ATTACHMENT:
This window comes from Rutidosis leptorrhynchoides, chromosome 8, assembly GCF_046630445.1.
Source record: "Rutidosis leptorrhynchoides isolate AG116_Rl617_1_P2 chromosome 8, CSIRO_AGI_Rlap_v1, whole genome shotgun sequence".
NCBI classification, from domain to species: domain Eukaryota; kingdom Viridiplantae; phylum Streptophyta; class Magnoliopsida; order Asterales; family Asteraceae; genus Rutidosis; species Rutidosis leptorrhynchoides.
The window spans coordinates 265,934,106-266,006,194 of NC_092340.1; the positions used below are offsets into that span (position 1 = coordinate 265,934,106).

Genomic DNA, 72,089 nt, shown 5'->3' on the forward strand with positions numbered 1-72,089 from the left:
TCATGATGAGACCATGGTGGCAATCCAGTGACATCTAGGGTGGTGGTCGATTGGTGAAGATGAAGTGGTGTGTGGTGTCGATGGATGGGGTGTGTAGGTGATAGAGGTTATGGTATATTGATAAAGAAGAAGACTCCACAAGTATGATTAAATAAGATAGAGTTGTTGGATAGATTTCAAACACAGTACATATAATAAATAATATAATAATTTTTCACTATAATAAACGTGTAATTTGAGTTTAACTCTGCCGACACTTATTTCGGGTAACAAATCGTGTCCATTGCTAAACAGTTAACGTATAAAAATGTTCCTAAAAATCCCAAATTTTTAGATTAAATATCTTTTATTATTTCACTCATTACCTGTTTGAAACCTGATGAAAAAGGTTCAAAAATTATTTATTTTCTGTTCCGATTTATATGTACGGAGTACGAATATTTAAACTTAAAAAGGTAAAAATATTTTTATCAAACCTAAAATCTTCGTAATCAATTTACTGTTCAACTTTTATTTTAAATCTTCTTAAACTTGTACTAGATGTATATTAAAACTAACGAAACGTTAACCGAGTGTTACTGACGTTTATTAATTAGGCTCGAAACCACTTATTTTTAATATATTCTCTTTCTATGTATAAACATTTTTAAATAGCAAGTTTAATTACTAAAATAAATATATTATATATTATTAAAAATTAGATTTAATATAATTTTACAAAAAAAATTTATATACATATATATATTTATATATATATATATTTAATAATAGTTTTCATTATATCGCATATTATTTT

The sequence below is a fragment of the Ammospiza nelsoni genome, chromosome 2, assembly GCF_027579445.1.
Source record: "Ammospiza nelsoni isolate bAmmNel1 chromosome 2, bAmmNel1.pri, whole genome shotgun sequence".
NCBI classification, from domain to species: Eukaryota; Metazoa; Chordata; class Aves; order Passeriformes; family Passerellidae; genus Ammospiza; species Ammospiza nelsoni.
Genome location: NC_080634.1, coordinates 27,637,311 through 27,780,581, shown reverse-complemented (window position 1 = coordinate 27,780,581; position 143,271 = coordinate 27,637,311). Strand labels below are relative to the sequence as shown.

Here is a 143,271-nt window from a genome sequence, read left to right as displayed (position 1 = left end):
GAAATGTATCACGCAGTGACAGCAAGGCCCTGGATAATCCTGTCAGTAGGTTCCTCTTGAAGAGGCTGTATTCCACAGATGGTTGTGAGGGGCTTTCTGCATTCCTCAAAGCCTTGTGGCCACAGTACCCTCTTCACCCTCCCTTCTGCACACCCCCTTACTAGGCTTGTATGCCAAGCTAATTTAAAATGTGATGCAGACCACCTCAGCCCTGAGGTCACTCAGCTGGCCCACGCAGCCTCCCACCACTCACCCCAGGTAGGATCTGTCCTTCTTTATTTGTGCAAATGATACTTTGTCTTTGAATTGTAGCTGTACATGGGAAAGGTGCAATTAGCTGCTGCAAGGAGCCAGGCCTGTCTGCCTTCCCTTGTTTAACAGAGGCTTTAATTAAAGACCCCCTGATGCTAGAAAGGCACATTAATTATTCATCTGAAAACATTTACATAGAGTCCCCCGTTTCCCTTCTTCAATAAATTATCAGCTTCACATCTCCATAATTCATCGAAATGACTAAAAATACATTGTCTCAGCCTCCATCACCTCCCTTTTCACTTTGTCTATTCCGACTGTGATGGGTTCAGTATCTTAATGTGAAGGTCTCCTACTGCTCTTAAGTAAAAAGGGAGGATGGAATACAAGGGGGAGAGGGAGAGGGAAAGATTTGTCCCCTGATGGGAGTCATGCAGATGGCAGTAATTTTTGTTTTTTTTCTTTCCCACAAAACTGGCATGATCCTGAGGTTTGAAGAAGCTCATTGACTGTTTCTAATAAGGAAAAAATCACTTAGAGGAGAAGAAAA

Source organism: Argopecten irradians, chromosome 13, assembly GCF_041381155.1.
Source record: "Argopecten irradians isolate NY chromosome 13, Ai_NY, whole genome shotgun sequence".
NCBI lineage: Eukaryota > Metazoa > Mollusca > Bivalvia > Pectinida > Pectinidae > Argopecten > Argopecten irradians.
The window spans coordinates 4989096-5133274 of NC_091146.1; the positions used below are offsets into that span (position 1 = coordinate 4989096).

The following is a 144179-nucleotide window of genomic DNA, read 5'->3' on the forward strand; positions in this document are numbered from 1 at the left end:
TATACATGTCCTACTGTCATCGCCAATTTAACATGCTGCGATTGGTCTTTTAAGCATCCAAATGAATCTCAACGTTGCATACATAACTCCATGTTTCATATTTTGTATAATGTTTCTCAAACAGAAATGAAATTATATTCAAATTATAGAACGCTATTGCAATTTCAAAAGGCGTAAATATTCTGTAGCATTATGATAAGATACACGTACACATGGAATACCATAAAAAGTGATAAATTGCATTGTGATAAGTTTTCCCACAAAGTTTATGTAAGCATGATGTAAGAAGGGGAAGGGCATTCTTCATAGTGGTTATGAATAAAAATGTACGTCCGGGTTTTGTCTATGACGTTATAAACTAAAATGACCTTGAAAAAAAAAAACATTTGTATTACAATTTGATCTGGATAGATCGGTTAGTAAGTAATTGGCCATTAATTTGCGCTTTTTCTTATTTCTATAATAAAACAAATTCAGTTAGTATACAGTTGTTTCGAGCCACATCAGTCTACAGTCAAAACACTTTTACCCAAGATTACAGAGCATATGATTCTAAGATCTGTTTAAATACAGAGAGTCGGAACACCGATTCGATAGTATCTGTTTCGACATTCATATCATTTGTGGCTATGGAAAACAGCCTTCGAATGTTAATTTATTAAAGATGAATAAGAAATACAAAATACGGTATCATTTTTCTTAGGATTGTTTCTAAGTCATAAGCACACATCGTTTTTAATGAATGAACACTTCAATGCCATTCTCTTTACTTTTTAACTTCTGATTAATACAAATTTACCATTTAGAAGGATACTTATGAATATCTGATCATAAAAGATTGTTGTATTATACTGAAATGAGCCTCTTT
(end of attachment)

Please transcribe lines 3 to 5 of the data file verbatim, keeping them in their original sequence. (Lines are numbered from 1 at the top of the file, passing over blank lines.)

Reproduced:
NCBI classification, from domain to species: domain Eukaryota; kingdom Viridiplantae; phylum Streptophyta; class Magnoliopsida; order Asterales; family Asteraceae; genus Rutidosis; species Rutidosis leptorrhynchoides.
The window spans coordinates 265,934,106-266,006,194 of NC_092340.1; the positions used below are offsets into that span (position 1 = coordinate 265,934,106).

Genomic DNA, 72,089 nt, shown 5'->3' on the forward strand with positions numbered 1-72,089 from the left: